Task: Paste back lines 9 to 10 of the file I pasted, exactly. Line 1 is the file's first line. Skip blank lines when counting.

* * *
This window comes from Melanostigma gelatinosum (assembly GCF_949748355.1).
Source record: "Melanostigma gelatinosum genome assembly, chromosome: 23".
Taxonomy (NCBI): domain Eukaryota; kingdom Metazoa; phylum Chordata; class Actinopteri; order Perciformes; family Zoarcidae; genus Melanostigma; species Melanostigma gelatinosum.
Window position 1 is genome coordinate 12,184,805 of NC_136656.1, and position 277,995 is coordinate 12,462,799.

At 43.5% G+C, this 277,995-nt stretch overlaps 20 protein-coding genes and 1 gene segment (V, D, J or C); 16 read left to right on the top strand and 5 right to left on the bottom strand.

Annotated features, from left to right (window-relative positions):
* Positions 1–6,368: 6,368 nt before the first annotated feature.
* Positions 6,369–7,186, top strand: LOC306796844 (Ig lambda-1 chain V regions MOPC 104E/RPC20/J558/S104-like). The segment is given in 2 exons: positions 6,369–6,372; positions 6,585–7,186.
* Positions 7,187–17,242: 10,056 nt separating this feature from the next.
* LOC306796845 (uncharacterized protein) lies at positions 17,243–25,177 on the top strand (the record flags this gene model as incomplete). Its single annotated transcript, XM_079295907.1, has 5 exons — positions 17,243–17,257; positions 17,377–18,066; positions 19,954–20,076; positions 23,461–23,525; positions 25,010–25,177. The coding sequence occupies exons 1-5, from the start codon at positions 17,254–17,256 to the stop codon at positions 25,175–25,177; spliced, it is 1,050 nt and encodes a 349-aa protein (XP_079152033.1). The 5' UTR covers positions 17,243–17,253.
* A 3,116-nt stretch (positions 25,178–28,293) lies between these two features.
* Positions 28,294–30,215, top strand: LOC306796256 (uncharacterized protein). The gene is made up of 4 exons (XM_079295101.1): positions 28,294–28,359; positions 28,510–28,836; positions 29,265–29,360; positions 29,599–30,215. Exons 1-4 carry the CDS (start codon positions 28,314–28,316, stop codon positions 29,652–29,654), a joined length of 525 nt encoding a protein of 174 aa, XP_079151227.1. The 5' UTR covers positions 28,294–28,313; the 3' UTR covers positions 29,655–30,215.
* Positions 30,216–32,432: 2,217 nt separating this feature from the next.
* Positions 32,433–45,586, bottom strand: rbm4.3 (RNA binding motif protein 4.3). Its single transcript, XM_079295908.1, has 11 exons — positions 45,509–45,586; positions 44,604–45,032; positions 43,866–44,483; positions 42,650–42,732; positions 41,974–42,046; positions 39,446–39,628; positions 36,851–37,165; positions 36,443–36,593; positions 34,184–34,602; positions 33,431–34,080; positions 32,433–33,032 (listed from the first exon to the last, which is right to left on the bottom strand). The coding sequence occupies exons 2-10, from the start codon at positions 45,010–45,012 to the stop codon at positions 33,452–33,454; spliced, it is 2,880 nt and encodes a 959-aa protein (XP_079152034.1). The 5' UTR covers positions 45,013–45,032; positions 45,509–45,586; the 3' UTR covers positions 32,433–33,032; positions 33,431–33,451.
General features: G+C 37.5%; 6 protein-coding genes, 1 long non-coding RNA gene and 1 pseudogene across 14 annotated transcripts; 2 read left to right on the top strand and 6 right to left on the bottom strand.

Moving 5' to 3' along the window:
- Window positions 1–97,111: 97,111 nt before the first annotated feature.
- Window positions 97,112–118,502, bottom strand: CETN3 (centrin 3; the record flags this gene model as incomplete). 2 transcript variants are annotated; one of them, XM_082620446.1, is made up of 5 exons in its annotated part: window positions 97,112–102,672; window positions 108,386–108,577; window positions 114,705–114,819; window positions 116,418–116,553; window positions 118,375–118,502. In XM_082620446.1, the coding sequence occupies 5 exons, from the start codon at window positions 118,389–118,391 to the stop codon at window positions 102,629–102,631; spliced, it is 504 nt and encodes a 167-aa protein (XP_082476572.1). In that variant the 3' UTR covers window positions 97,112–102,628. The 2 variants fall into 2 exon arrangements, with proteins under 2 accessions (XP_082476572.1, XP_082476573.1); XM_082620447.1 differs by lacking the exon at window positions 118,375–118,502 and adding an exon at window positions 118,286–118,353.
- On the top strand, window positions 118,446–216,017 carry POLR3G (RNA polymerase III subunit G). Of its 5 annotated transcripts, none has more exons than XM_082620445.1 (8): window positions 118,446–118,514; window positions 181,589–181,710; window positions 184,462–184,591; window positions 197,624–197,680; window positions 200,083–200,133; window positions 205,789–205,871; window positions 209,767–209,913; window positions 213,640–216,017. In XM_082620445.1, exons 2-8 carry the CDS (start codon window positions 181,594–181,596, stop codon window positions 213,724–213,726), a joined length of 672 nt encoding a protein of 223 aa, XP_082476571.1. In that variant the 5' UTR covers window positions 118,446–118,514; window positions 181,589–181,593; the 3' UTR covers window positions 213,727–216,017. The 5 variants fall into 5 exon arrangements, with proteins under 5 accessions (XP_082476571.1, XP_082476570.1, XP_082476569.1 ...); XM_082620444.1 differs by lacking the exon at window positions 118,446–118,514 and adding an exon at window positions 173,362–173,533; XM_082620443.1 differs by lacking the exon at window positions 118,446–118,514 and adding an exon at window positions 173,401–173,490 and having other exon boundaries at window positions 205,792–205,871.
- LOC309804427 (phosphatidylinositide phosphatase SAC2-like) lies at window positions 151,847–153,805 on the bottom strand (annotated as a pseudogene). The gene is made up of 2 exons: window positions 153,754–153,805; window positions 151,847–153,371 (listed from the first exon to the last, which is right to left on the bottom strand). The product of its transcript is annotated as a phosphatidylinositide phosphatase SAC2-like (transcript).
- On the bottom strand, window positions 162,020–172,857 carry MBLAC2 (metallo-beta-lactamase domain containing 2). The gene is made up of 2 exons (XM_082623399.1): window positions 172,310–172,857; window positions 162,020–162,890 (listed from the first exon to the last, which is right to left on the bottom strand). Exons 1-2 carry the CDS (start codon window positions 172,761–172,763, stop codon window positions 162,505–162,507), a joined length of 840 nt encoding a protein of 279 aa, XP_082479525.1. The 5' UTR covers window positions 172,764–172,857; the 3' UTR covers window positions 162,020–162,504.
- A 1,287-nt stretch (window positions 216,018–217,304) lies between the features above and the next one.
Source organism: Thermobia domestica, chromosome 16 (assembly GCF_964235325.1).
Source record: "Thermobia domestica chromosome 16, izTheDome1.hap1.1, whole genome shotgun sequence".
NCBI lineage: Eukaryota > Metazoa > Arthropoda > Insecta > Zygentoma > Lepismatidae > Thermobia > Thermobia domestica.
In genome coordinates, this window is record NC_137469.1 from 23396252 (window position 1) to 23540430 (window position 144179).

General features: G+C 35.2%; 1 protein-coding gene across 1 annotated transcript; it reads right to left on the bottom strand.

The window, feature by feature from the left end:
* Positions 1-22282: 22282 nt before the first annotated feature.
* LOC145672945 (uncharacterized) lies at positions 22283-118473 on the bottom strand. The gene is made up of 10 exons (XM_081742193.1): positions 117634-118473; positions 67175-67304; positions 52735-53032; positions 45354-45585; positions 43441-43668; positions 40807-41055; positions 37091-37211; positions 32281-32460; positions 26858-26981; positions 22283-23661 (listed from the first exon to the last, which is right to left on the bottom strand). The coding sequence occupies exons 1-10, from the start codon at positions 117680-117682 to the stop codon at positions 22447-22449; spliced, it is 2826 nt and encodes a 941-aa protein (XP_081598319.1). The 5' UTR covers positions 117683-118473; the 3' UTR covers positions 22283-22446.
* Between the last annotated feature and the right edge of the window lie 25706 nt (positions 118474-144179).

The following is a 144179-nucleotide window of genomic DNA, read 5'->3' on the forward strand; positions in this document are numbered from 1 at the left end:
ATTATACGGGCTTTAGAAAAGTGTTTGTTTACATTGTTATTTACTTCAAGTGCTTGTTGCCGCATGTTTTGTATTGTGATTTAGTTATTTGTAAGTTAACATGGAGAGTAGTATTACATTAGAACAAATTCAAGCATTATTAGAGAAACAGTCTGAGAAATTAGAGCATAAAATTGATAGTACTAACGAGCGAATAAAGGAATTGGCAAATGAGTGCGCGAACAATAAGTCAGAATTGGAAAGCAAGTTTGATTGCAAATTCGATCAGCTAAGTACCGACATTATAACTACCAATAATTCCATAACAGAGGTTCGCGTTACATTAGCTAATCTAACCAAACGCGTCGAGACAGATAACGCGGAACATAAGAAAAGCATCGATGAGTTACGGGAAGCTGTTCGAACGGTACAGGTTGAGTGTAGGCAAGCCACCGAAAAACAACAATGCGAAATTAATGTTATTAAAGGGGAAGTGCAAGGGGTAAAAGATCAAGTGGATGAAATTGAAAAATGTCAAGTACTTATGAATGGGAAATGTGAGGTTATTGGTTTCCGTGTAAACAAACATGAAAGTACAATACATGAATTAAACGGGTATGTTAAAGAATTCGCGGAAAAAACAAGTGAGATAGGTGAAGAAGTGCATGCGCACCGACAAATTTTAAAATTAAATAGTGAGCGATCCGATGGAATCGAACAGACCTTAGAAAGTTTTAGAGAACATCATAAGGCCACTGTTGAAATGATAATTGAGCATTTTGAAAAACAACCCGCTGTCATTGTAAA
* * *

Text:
* Positions 7,187–17,242: 10,056 nt separating this feature from the next.
* LOC306796845 (uncharacterized protein) lies at positions 17,243–25,177 on the top strand (the record flags this gene model as incomplete). Its single annotated transcript, XM_079295907.1, has 5 exons — positions 17,243–17,257; positions 17,377–18,066; positions 19,954–20,076; positions 23,461–23,525; positions 25,010–25,177. The coding sequence occupies exons 1-5, from the start codon at positions 17,254–17,256 to the stop codon at positions 25,175–25,177; spliced, it is 1,050 nt and encodes a 349-aa protein (XP_079152033.1). The 5' UTR covers positions 17,243–17,253.